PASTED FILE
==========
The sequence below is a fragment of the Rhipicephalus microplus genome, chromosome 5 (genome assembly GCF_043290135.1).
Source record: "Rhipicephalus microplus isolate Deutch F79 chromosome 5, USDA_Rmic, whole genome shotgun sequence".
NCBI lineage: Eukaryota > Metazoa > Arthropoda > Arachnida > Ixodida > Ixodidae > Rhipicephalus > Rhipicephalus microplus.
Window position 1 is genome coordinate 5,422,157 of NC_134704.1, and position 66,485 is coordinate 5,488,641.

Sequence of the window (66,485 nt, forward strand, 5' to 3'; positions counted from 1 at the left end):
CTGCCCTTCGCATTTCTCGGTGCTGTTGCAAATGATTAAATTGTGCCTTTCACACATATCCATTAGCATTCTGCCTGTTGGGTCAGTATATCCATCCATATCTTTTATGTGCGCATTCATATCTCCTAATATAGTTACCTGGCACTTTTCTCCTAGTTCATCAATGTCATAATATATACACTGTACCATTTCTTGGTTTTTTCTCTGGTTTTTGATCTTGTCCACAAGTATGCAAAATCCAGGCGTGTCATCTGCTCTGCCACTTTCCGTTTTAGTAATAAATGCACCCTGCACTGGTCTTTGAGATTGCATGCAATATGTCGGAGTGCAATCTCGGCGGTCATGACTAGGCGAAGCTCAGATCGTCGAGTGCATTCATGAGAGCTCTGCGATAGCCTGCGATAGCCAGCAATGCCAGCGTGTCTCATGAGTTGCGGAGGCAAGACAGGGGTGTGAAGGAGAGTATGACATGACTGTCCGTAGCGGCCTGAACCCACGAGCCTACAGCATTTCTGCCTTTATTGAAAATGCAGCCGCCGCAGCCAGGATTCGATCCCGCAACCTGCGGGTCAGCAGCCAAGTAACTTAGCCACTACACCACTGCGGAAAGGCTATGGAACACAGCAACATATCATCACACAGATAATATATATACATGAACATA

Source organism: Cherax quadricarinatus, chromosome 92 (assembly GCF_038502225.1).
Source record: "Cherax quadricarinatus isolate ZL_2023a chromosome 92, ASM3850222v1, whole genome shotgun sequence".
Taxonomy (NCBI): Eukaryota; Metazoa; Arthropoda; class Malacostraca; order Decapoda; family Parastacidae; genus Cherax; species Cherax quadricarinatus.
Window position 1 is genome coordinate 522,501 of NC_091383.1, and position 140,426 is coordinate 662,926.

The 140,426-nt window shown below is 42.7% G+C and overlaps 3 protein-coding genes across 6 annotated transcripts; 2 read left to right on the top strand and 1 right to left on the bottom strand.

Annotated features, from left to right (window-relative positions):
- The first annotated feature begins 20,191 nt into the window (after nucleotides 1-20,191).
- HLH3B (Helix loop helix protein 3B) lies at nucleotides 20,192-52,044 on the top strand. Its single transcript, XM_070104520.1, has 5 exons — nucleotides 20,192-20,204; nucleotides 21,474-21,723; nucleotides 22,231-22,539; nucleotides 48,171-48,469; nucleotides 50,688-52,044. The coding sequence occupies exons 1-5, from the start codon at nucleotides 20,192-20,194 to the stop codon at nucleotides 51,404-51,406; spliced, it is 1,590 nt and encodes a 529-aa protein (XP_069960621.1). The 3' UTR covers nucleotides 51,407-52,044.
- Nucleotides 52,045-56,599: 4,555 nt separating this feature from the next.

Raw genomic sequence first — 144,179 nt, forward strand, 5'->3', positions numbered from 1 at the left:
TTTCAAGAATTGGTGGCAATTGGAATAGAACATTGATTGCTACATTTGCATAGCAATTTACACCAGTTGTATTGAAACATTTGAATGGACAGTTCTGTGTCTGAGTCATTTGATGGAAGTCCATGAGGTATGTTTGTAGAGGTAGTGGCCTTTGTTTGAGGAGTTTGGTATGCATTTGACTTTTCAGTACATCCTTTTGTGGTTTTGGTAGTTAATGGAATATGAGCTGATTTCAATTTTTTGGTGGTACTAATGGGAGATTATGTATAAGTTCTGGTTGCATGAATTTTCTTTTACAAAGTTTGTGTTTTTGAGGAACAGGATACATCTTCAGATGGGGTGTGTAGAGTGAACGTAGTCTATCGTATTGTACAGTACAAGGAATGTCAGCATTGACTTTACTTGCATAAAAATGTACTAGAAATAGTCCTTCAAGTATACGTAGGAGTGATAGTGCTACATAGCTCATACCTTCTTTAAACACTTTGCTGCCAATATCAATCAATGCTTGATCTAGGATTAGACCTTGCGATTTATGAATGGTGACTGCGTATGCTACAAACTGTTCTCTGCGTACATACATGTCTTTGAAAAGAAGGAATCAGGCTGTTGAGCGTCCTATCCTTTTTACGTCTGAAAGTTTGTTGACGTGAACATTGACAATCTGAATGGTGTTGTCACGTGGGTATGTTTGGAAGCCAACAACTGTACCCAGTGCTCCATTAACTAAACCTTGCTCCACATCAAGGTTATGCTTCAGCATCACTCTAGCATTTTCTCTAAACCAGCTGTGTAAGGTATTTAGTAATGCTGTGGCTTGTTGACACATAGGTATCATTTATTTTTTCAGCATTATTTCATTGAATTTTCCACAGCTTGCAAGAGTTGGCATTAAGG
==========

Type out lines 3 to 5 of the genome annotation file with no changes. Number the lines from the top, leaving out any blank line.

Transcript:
NCBI lineage: Eukaryota > Metazoa > Arthropoda > Arachnida > Ixodida > Ixodidae > Rhipicephalus > Rhipicephalus microplus.
Window position 1 is genome coordinate 5,422,157 of NC_134704.1, and position 66,485 is coordinate 5,488,641.

Sequence of the window (66,485 nt, forward strand, 5' to 3'; positions counted from 1 at the left end):